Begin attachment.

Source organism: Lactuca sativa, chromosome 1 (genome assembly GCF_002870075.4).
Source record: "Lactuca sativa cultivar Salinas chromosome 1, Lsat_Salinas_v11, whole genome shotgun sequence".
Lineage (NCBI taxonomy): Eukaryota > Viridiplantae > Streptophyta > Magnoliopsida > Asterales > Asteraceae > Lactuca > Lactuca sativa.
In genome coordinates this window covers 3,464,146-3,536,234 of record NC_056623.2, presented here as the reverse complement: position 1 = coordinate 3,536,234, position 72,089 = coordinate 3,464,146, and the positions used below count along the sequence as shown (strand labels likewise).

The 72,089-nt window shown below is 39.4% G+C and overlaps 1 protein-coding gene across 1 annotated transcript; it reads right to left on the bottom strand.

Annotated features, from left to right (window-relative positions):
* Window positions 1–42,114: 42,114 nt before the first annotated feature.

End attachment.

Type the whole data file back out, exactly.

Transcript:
Source organism: Lactuca sativa, chromosome 1 (genome assembly GCF_002870075.4).
Source record: "Lactuca sativa cultivar Salinas chromosome 1, Lsat_Salinas_v11, whole genome shotgun sequence".
Lineage (NCBI taxonomy): Eukaryota > Viridiplantae > Streptophyta > Magnoliopsida > Asterales > Asteraceae > Lactuca > Lactuca sativa.
In genome coordinates this window covers 3,464,146-3,536,234 of record NC_056623.2, presented here as the reverse complement: position 1 = coordinate 3,536,234, position 72,089 = coordinate 3,464,146, and the positions used below count along the sequence as shown (strand labels likewise).

The 72,089-nt window shown below is 39.4% G+C and overlaps 1 protein-coding gene across 1 annotated transcript; it reads right to left on the bottom strand.

Annotated features, from left to right (window-relative positions):
* Window positions 1–42,114: 42,114 nt before the first annotated feature.